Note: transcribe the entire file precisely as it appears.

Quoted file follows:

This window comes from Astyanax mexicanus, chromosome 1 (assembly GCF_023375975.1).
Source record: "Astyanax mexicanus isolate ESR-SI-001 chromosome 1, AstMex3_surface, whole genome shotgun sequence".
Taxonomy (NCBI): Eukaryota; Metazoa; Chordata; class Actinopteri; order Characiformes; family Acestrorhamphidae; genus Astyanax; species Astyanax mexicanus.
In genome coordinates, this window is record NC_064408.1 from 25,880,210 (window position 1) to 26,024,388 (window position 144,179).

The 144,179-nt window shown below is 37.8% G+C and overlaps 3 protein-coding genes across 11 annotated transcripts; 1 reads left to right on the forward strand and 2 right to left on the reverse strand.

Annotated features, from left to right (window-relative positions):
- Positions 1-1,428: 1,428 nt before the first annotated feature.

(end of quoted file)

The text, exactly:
This window comes from Astyanax mexicanus, chromosome 1 (assembly GCF_023375975.1).
Source record: "Astyanax mexicanus isolate ESR-SI-001 chromosome 1, AstMex3_surface, whole genome shotgun sequence".
Taxonomy (NCBI): Eukaryota; Metazoa; Chordata; class Actinopteri; order Characiformes; family Acestrorhamphidae; genus Astyanax; species Astyanax mexicanus.
In genome coordinates, this window is record NC_064408.1 from 25,880,210 (window position 1) to 26,024,388 (window position 144,179).

The 144,179-nt window shown below is 37.8% G+C and overlaps 3 protein-coding genes across 11 annotated transcripts; 1 reads left to right on the forward strand and 2 right to left on the reverse strand.

Annotated features, from left to right (window-relative positions):
- Positions 1-1,428: 1,428 nt before the first annotated feature.